HANOI (AP) — While the Biden administration sees minimal damage from the disclosure of highly classified documents related to the war in Ukraine and U.S. views of its allies and partners, that assessment will get its first real test when U.S. Secretary of State Antony Blinken meets in Japan with counterparts from six of America’s closest foreign friends.
The three days of talks between the Group of Seven foreign ministers, which begin Sunday, may shed light on whether the disclosure has harmed trust between the allies or is only the latest embarrassment for the U.S, which has been grappling with the fallout from leaks of highly sensitive secrets over the past decade.
Blinken said Saturday he had heard no concerns from allies, but the revelations, and the arrest of a relatively low-level suspect in the leaks, will loom over the G-7 meeting, the first major international diplomatic conference since the documents were discovered online and made public.
“We have engaged with our allies and partners since these leaks came out, and we have done so at high levels, and we have made clear our commitment to safeguarding intelligence and our commitment to our security partnerships,” Blinken told reporters in Hanoi before leaving for Japan.
“What I’ve heard so far at least is an appreciation for the steps that we’re taking, and it’s not affected our cooperation,” he said. “I just haven’t seen that, I haven’t heard that. And, of course, the investigation is taking its course.”
That argument may be wishful thinking, especially as the world digests what is being revealed almost daily with new revelations.
Apart from military analyses of Ukraine’s capabilities and Russian losses, the leaked documents also reveal assessments of the defense capabilities of Taiwan and internal arguments in Britain, Egypt, Israel, South Korea and Japan.
“There’s now, as you know, a suspect in custody, but importantly as well, I know, measures being taken to further safeguard information,” Blinken said. “But to date, based on the conversations I’ve had, I have not heard anything that would affect our cooperation with allies and partners.”
Yet the U.S. has had similar problems before, most notably when then-Secretary of State Hillary Rodham Clinton was forced to apologize for numerous embarrassing revelations in leaks of U.S. diplomatic cables by Wikileaks in 2010.
Clinton, in particular, said she had been forced to explain the U.S. position on Argentina, Israel, Italy and other allies in the aftermath of the Wikileaks drop.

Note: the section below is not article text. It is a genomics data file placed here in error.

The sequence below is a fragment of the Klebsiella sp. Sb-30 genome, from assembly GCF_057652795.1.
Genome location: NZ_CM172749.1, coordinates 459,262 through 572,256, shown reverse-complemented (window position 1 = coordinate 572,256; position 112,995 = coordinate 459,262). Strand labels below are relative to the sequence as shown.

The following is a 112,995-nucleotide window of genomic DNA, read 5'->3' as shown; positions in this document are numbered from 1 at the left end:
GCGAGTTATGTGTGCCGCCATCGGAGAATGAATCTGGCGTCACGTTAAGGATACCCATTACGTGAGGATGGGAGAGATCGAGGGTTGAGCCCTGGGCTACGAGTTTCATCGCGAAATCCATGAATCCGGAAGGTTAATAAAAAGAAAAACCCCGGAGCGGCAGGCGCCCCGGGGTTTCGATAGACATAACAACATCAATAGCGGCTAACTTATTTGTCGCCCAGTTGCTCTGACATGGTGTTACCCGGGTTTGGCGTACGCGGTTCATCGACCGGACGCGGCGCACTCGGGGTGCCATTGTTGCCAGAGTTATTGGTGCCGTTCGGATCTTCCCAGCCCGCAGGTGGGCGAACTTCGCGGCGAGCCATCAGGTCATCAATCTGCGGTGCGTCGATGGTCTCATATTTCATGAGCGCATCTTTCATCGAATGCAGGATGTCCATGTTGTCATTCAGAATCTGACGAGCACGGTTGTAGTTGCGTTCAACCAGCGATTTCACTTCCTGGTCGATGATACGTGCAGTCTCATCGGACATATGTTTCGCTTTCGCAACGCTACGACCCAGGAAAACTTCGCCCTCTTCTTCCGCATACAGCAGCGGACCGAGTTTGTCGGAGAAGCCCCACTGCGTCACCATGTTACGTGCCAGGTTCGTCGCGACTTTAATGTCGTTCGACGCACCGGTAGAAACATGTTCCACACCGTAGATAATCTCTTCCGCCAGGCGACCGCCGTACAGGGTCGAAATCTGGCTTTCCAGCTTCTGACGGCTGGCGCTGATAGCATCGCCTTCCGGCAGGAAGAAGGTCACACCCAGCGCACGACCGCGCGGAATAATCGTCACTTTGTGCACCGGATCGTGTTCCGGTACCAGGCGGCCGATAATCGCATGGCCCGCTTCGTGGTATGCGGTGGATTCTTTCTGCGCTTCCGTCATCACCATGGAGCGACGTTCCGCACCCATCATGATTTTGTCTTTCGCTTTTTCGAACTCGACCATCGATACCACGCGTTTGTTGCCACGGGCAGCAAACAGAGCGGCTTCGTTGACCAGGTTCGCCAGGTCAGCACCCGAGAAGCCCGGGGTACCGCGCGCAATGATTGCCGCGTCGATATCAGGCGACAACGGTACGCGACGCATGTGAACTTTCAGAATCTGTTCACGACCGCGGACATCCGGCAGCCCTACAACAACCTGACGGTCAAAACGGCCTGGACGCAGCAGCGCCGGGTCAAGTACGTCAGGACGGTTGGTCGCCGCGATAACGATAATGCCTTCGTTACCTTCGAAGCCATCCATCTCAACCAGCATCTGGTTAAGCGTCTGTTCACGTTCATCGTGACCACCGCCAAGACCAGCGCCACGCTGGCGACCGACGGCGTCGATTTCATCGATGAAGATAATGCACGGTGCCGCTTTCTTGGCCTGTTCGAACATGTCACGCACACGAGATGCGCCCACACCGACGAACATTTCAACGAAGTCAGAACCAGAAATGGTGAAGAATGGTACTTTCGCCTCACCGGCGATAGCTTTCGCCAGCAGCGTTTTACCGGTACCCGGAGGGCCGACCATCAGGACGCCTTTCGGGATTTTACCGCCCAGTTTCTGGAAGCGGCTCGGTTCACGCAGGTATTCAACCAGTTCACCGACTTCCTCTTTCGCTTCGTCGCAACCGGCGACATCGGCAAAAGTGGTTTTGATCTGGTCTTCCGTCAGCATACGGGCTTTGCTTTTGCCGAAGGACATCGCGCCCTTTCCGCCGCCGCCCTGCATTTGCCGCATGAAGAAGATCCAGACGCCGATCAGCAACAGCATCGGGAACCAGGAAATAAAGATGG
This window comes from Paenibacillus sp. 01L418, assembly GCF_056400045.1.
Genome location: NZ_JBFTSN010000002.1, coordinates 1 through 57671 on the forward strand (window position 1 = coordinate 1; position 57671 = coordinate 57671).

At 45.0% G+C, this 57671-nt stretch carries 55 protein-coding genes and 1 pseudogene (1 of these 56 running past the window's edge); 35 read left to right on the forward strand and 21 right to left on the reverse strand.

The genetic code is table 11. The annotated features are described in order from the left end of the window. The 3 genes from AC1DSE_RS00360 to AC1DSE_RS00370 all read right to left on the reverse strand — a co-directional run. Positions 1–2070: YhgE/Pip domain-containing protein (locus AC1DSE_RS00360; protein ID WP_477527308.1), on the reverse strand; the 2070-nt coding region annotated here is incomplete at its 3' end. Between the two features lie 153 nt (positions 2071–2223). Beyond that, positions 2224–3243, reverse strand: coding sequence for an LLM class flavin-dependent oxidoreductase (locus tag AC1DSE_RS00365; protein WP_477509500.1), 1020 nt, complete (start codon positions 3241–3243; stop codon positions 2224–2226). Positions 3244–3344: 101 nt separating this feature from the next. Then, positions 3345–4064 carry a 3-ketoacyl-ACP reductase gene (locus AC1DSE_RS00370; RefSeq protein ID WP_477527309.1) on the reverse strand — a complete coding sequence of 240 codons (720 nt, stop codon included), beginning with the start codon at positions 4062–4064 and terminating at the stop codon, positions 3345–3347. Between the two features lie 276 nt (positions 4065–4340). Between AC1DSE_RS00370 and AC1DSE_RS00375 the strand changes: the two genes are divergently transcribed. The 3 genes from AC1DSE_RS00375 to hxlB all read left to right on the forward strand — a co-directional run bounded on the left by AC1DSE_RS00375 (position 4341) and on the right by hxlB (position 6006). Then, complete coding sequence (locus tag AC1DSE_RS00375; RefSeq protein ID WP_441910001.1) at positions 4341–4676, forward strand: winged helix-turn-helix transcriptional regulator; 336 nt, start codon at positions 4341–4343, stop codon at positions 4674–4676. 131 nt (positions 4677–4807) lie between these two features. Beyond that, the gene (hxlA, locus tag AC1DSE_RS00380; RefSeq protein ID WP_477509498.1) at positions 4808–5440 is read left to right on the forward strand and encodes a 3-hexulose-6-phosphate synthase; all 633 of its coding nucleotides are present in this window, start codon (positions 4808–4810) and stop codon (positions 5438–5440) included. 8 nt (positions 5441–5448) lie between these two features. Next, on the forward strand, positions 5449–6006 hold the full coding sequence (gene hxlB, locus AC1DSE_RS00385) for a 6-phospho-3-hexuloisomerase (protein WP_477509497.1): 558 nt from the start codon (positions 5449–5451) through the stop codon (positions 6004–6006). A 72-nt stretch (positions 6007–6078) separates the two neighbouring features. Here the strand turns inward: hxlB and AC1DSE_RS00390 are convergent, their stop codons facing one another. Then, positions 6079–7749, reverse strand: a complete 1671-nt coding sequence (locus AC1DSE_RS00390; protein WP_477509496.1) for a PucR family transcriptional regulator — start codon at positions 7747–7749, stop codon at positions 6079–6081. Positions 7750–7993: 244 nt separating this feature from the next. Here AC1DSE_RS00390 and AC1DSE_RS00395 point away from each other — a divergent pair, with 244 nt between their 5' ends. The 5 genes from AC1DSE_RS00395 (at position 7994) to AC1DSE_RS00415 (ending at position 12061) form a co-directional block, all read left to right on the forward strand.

On Friday, the man accused in the latest leak, Massachusetts Air National Guardsman Jack Teixeira, 21, appeared in court as prosecutors unsealed charges and revealed how billing records and interviews with social media comrades helped pinpoint the suspect.
The classified documents Teixeira is alleged to have posted on an online social gaming platform have not been individually authenticated in public by U.S. officials. But they appear authentic in the main.
Those documents range from briefing slides mapping out Ukrainian military positions to assessments of international support for Ukraine and other sensitive topics, including under what circumstances Russian President Vladimir Putin might use nuclear weapons.
Classified documents have strict guidelines on how they must be handled, secured and destroyed. They are required to be kept in secure facilities, protocols Teixeira would have violated if copies were taken to his house.
Regardless of the legal implications for Teixeira and the findings of the internal administration investigation, Blinken and top aides are not likely to escape questioning about the leaks, which are at least the fourth from U.S. sources since 2010.
The 2010 Wikileaks release involved 251,287 State Department cables, written by 271 American embassies and consulates in 180 countries and were dated December 1966 to February 2010. The cables were passed by Assange to his three media partners, plus El País and others, and published in stages from Nov. 28, 2010, with the names of sources removed.
WikiLeaks said it was the largest set of confidential documents ever to be released into the public domain.